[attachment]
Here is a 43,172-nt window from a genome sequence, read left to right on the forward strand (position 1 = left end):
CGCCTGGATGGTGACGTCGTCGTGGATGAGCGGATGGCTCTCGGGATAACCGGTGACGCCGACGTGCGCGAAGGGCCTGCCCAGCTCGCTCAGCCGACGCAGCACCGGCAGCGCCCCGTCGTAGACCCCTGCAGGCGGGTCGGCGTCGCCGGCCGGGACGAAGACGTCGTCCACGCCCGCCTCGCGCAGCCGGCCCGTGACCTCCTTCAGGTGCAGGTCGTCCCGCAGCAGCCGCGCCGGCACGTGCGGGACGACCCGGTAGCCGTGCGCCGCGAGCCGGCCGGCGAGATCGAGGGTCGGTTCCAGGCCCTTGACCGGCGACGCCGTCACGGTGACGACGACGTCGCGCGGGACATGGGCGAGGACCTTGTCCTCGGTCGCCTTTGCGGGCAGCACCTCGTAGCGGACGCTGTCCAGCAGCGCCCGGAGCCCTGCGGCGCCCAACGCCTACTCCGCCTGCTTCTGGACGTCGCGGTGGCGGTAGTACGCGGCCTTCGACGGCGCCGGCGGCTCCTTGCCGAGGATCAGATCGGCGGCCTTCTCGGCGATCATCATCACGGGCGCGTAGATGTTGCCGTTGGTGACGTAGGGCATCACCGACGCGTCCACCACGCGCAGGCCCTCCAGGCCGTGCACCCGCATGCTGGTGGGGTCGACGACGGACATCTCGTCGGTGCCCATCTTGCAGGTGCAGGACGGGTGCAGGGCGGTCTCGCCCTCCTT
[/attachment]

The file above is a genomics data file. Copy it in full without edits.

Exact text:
Here is a 43,172-nt window from a genome sequence, read left to right on the forward strand (position 1 = left end):
CGCCTGGATGGTGACGTCGTCGTGGATGAGCGGATGGCTCTCGGGATAACCGGTGACGCCGACGTGCGCGAAGGGCCTGCCCAGCTCGCTCAGCCGACGCAGCACCGGCAGCGCCCCGTCGTAGACCCCTGCAGGCGGGTCGGCGTCGCCGGCCGGGACGAAGACGTCGTCCACGCCCGCCTCGCGCAGCCGGCCCGTGACCTCCTTCAGGTGCAGGTCGTCCCGCAGCAGCCGCGCCGGCACGTGCGGGACGACCCGGTAGCCGTGCGCCGCGAGCCGGCCGGCGAGATCGAGGGTCGGTTCCAGGCCCTTGACCGGCGACGCCGTCACGGTGACGACGACGTCGCGCGGGACATGGGCGAGGACCTTGTCCTCGGTCGCCTTTGCGGGCAGCACCTCGTAGCGGACGCTGTCCAGCAGCGCCCGGAGCCCTGCGGCGCCCAACGCCTACTCCGCCTGCTTCTGGACGTCGCGGTGGCGGTAGTACGCGGCCTTCGACGGCGCCGGCGGCTCCTTGCCGAGGATCAGATCGGCGGCCTTCTCGGCGATCATCATCACGGGCGCGTAGATGTTGCCGTTGGTGACGTAGGGCATCACCGACGCGTCCACCACGCGCAGGCCCTCCAGGCCGTGCACCCGCATGCTGGTGGGGTCGACGACGGACATCTCGTCGGTGCCCATCTTGCAGGTGCAGGACGGGTGCAGGGCGGTCTCGCCCTCCTT